15 15 (48) Now directly compute the variance of given X. (49) If the regressors are non-stochastic, then this is also the unconditional variance of regressors are stochastic, then the unconditional variance is given by. If the d. unbiasedness of MLE and BLUE in the general linear model First write the GLS estimator as follows (50) Now take the expected value of equation 50 (51) Because is either fixed or a function only of X if X is stochastic, it can be factored out of the expectation, leaving E( X), which has an expectation of zero by assumption II. Now find the unconditional expectation of by using the law of iterated expectations. The interpretation of this result is that for any particular set of observations, X, the generalized least squares estimator has expectation. e. variance of the GLS (MLE and BLUE) estimator (5)

16 16 First rewrite equation 50 as follows (53) Now directly compute the variance of given X. (54) If the regressors are non-stochastic, then this is also the unconditional variance of regressors are stochastic, then the unconditional variance is given by. If the f. summary of finite sample properties of OLS in the general model Note that all the estimators are unbiased estimators of, but. If = I then the classical model results are obtained. Thus using least squares in the generalized model gives unbiased estimators, but the variance of the estimator may not be minimal. 9. Consistency of OLS in the generalized linear regression model We have shown that the least squares estimator in the general model is unbiased. If we can show that its variance goes to zero as n goes to infinity we will have shown that it is mean square error consistent, and thus that is converges in probability to. This variance is given by (55) As previously, we will assume that (56) With this assumption, we need to consider the remaining term, i.e.,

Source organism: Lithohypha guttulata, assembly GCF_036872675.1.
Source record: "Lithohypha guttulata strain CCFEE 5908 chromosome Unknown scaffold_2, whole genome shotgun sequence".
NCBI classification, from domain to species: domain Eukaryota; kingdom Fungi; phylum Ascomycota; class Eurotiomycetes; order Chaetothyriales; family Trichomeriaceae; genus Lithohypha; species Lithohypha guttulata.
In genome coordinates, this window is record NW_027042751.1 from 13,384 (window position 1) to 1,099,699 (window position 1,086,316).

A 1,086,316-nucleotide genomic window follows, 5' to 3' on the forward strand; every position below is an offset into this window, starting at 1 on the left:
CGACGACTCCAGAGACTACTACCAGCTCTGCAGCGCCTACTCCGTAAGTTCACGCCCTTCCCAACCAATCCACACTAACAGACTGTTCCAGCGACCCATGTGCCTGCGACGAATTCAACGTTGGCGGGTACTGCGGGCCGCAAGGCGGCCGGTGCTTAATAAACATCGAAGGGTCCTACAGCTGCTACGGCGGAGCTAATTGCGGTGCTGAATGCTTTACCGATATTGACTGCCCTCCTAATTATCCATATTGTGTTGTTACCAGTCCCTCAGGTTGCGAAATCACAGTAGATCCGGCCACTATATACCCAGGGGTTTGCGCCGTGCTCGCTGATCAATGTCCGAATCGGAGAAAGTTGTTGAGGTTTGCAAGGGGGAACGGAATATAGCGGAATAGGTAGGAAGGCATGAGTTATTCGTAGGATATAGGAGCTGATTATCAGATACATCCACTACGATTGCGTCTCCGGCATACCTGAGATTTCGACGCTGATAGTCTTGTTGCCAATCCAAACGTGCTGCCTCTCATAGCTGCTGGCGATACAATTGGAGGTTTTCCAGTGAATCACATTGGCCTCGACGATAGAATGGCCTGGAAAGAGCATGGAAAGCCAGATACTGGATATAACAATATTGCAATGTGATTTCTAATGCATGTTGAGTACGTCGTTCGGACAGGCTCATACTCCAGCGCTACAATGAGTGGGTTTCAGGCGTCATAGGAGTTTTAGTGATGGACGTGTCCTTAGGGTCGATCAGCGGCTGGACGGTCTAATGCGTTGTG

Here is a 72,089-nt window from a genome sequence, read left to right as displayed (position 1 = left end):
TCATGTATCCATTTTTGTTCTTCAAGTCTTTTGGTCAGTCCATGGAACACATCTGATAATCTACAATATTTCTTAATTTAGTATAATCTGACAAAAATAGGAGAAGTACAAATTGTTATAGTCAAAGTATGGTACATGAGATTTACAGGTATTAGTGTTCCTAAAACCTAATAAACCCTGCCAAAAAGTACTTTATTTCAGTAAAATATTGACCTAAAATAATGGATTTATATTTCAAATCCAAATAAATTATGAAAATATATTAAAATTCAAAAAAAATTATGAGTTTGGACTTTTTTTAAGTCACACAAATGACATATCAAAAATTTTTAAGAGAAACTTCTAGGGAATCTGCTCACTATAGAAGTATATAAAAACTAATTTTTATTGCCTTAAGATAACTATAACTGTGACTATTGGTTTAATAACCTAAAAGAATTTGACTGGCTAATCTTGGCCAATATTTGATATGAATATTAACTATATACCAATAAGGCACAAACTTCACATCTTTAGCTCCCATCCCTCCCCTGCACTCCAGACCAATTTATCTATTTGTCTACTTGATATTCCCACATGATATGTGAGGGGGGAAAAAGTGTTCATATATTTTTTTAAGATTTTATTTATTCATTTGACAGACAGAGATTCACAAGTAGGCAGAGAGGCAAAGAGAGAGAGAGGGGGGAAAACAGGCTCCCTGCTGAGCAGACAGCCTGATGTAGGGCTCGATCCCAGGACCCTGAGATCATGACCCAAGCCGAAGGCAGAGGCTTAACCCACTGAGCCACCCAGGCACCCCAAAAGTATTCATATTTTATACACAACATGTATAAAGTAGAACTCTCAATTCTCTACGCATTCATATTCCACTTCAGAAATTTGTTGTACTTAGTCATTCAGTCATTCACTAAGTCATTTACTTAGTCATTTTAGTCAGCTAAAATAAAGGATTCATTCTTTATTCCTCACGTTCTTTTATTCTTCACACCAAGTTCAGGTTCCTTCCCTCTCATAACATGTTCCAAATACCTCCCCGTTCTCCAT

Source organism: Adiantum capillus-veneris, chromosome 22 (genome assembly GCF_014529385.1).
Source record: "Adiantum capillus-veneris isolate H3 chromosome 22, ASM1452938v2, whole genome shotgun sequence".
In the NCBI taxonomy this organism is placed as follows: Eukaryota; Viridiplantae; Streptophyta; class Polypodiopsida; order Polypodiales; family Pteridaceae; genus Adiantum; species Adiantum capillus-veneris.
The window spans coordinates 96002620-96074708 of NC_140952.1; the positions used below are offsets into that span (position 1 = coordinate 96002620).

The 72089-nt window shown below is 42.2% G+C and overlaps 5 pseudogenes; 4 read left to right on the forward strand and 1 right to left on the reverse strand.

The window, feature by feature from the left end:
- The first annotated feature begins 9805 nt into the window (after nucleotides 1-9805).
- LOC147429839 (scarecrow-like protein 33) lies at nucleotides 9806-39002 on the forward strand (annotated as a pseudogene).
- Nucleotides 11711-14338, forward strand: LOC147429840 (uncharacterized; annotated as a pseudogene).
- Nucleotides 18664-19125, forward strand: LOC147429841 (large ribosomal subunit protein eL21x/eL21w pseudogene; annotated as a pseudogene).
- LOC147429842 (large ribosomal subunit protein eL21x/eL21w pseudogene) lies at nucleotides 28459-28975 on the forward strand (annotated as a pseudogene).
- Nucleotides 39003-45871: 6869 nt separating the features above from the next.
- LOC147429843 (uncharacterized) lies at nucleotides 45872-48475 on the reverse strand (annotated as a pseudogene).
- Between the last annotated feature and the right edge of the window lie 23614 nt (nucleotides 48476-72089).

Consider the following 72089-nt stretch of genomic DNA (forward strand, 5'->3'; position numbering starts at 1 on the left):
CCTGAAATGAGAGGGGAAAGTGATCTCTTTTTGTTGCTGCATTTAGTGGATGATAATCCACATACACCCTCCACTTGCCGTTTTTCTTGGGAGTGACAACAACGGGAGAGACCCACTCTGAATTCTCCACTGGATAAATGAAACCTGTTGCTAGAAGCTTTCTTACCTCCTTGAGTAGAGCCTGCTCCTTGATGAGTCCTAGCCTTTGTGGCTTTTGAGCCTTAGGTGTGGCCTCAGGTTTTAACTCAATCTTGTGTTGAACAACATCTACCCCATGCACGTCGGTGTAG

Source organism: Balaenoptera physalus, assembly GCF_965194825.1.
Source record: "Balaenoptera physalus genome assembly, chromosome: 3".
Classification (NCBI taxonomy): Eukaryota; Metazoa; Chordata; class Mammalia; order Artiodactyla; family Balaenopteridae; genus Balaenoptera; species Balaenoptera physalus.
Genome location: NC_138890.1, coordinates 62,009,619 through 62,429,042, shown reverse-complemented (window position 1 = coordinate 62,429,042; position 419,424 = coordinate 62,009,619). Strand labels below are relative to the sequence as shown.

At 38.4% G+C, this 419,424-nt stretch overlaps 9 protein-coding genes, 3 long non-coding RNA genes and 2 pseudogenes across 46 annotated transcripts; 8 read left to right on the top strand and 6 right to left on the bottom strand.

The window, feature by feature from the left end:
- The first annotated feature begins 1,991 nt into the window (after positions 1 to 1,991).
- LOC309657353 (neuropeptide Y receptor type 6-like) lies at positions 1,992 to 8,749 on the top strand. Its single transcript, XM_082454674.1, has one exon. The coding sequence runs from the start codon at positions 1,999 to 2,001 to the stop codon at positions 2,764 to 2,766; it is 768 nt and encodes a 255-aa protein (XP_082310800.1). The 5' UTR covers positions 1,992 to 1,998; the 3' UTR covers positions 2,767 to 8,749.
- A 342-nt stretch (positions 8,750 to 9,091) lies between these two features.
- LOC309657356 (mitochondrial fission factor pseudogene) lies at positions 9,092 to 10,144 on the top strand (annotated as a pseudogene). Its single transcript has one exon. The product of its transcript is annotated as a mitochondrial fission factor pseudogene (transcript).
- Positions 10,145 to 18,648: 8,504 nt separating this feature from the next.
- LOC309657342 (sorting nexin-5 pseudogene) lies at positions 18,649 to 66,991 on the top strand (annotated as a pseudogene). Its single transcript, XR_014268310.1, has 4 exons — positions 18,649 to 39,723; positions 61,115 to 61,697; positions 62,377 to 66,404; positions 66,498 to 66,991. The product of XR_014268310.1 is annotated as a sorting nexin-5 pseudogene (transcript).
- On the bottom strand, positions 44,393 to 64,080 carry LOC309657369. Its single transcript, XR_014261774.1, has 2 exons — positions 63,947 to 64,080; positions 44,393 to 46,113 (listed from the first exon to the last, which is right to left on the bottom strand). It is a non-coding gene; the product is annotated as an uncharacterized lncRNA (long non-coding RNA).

17 17 (57) The leading term,, will, by itself go to zero. We can write the matrix term in the following useful fashion similar to the way we wrote out a matrix product in proving the asymptotic normality of the non-linear least squares estimator. Remember specifically that (58) where In similar fashion we can show that the matrix in equation 57 can be written as (59) The second term in equation 59 is a sum of n terms divided by n. In order to check convergence of this product, we need to consider the order of each term. Remember the definition of order given earlier. Definition of order: 1. A sequence {a } is at most of order n, which we denote O(n ) if is bounded. n When =0, {a } is bounded, and we also write a = O(1), which we say as big oh one. n n. A sequence {a } is of smaller order then n, which we denote o(n ) if. When =0, {a } converges to zero, and we also write a = o(1), which we say as little oh one. n n n The first term in the product is of order 1/n, O(1/n). The second term, in general is of O(n). So it appears that if the product of these two terms converges, it might converge to a matrix of non-zero constants. If this were the case, proving consistency would be a problem. At this point we will simply make an assumption as follows.